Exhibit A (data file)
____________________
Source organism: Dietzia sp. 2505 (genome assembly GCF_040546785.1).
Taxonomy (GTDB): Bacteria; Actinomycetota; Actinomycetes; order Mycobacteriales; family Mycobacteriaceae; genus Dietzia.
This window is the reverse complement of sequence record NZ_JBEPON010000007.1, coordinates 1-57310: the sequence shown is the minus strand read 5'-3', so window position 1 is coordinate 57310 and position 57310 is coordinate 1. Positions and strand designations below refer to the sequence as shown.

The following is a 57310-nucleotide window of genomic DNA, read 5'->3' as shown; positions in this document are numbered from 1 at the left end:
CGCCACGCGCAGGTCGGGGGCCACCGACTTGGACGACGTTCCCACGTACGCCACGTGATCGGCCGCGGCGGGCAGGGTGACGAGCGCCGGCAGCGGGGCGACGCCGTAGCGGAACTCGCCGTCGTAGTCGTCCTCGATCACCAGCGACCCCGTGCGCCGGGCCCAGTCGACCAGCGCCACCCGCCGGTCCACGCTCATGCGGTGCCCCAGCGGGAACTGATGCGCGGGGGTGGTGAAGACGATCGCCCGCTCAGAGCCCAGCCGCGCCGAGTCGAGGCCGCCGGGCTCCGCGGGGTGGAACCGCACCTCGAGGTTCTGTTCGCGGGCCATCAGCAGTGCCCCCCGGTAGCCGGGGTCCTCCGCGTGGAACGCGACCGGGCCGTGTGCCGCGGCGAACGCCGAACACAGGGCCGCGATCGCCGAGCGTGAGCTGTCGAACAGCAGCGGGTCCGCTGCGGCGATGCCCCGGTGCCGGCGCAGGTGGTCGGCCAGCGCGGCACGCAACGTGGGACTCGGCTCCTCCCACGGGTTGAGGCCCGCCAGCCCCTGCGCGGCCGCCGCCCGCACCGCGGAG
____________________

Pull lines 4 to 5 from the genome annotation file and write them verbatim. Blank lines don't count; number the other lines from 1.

The following is a 57310-nucleotide window of genomic DNA, read 5'->3' as shown; positions in this document are numbered from 1 at the left end:
CGCCACGCGCAGGTCGGGGGCCACCGACTTGGACGACGTTCCCACGTACGCCACGTGATCGGCCGCGGCGGGCAGGGTGACGAGCGCCGGCAGCGGGGCGACGCCGTAGCGGAACTCGCCGTCGTAGTCGTCCTCGATCACCAGCGACCCCGTGCGCCGGGCCCAGTCGACCAGCGCCACCCGCCGGTCCACGCTCATGCGGTGCCCCAGCGGGAACTGATGCGCGGGGGTGGTGAAGACGATCGCCCGCTCAGAGCCCAGCCGCGCCGAGTCGAGGCCGCCGGGCTCCGCGGGGTGGAACCGCACCTCGAGGTTCTGTTCGCGGGCCATCAGCAGTGCCCCCCGGTAGCCGGGGTCCTCCGCGTGGAACGCGACCGGGCCGTGTGCCGCGGCGAACGCCGAACACAGGGCCGCGATCGCCGAGCGTGAGCTGTCGAACAGCAGCGGGTCCGCTGCGGCGATGCCCCGGTGCCGGCGCAGGTGGTCGGCCAGCGCGGCACGCAACGTGGGACTCGGCTCCTCCCACGGGTTGAGGCCCGCCAGCCCCTGCGCGGCCGCCGCCCGCACCGCGGAG